In practice, however, we have found that most Java applications already have APIs that are suitable for deployment as web services with ServiceLayer. Why create a new layer when you don't have to? In addition, AgileIT continues to add new functionality to ServiceLayer that makes it intelligent about how to deploy web services against particular frameworks. For example, ServiceLayer is very smart about dealing with Struts applications. It is aware of how Struts manages sessions and workflow, and can create web services from Struts applications that maintain sessions and other forms of application state as necessary to deploy services that let users log in, add items to a shopping cart, check out, etc.
The other drawback of the traditional "contract-first" approach is that you need to author your own WSDL. That can be a big stumbling block for many development teams, as most Java programmers are not very fluent in WSDL or XML Schema. We've found that the ServiceLayer approach of using Java to define a "separation layer" is more practical than a WSDL-first approach. In addition, as we did for Struts, we plan to continue adding framework intelligence to ServiceLayer, so that a level of separation can be achieved out-of-the-box for additional platforms (e.g., Spring).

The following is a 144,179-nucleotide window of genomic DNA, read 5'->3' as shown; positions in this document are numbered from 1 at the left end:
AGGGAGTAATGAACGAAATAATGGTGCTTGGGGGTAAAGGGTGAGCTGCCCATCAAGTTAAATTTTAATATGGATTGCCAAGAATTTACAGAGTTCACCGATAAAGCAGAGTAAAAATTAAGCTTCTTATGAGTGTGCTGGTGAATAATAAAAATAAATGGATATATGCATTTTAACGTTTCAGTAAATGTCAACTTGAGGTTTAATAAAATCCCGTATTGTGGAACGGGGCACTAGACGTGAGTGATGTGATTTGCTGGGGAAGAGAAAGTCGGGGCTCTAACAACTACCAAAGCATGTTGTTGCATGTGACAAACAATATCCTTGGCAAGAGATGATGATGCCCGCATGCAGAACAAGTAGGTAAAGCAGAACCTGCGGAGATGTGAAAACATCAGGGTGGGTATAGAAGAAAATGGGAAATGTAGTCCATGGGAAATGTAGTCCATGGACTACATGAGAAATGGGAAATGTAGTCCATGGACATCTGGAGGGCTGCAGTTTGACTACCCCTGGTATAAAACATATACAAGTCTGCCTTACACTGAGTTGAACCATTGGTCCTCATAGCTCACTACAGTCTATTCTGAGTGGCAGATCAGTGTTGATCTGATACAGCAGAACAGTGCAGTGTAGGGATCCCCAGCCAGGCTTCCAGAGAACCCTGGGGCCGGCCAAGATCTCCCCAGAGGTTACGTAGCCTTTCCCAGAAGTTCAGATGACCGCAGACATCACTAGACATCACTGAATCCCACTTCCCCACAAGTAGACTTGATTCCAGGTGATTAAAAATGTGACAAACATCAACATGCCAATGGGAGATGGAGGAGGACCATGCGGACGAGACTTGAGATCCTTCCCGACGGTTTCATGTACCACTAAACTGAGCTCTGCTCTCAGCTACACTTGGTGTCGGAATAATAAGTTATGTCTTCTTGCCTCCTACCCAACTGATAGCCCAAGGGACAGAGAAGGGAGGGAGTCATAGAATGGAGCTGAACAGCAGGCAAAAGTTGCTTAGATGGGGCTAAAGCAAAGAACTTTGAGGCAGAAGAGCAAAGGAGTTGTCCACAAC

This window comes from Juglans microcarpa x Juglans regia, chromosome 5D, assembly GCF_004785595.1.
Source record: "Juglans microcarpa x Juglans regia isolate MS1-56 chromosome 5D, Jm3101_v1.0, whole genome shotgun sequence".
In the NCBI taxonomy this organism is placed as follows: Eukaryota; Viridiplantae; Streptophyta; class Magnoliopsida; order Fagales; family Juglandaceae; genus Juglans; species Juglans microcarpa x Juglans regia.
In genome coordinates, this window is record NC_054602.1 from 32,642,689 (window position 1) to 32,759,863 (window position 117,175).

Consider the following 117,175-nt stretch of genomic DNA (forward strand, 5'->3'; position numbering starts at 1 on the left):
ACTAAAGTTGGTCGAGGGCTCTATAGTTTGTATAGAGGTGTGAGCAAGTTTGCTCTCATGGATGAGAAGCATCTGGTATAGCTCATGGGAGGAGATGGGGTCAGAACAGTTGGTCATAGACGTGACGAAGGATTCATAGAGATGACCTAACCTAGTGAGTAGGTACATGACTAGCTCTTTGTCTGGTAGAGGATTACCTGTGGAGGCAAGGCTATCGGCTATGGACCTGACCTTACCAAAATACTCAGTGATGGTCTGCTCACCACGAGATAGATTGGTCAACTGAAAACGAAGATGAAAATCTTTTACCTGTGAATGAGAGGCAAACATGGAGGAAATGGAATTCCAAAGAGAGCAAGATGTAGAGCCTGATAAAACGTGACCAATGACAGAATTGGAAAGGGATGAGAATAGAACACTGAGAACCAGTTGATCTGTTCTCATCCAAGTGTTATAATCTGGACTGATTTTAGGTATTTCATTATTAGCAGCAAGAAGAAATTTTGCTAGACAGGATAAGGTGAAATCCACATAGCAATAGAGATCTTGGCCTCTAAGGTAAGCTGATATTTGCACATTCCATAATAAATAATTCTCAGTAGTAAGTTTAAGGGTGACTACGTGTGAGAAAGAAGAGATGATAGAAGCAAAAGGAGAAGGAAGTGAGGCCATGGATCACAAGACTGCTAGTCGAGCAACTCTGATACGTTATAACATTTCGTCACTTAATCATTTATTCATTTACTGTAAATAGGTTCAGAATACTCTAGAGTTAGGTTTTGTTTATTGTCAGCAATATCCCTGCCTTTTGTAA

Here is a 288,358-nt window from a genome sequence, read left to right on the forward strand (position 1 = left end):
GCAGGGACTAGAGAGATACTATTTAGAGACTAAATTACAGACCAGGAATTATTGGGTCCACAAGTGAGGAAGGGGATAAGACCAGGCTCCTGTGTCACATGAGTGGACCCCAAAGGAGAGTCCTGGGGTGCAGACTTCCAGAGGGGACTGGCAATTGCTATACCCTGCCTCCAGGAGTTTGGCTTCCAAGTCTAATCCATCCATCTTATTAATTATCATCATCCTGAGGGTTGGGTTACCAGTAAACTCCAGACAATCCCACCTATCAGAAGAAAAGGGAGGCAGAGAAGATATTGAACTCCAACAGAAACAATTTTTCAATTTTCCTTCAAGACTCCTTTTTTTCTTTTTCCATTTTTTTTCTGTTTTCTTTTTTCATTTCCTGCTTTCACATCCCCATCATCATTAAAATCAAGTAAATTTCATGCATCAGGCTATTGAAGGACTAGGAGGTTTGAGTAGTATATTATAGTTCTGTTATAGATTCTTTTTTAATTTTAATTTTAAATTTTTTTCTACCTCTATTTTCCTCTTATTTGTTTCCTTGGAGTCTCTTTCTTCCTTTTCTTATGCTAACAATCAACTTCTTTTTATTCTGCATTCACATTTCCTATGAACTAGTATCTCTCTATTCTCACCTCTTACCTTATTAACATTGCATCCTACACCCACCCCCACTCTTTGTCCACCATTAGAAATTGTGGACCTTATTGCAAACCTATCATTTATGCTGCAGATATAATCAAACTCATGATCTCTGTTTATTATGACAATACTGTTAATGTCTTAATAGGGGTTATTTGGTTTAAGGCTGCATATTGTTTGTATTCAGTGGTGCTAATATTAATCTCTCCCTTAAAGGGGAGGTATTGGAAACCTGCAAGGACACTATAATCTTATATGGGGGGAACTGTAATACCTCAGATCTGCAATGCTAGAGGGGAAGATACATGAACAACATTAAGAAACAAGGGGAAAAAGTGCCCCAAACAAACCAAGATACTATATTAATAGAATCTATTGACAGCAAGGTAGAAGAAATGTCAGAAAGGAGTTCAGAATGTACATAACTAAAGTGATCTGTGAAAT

Are the endpoints securable?
Yes, you can secure endpoints using HTTP Basic Authentication and/or cookies along with SSL for encryption. Support for Web Services Security (WSS; formerly WS-Security) on SOAP endpoints is planned for the near future.